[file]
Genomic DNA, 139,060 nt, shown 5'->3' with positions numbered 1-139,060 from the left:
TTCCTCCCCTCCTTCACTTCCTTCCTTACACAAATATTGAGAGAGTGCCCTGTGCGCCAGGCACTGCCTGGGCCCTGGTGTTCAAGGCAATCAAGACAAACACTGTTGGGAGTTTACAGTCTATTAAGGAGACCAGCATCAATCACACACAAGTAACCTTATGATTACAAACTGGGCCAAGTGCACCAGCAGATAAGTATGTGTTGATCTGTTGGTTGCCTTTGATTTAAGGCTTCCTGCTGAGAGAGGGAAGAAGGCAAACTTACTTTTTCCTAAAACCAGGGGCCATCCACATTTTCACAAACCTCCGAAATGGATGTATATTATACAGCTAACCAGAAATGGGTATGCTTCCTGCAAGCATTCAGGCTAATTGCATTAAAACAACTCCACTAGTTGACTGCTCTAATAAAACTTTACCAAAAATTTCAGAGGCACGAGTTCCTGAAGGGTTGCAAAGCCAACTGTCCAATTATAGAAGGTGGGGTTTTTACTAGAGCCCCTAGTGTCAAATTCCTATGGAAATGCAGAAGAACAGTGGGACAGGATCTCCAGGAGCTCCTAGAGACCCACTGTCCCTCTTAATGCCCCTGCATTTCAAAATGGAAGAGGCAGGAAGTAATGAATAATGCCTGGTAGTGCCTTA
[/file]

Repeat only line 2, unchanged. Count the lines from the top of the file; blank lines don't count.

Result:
TTCCTCCCCTCCTTCACTTCCTTCCTTACACAAATATTGAGAGAGTGCCCTGTGCGCCAGGCACTGCCTGGGCCCTGGTGTTCAAGGCAATCAAGACAAACACTGTTGGGAGTTTACAGTCTATTAAGGAGACCAGCATCAATCACACACAAGTAACCTTATGATTACAAACTGGGCCAAGTGCACCAGCAGATAAGTATGTGTTGATCTGTTGGTTGCCTTTGATTTAAGGCTTCCTGCTGAGAGAGGGAAGAAGGCAAACTTACTTTTTCCTAAAACCAGGGGCCATCCACATTTTCACAAACCTCCGAAATGGATGTATATTATACAGCTAACCAGAAATGGGTATGCTTCCTGCAAGCATTCAGGCTAATTGCATTAAAACAACTCCACTAGTTGACTGCTCTAATAAAACTTTACCAAAAATTTCAGAGGCACGAGTTCCTGAAGGGTTGCAAAGCCAACTGTCCAATTATAGAAGGTGGGGTTTTTACTAGAGCCCCTAGTGTCAAATTCCTATGGAAATGCAGAAGAACAGTGGGACAGGATCTCCAGGAGCTCCTAGAGACCCACTGTCCCTCTTAATGCCCCTGCATTTCAAAATGGAAGAGGCAGGAAGTAATGAATAATGCCTGGTAGTGCCTTA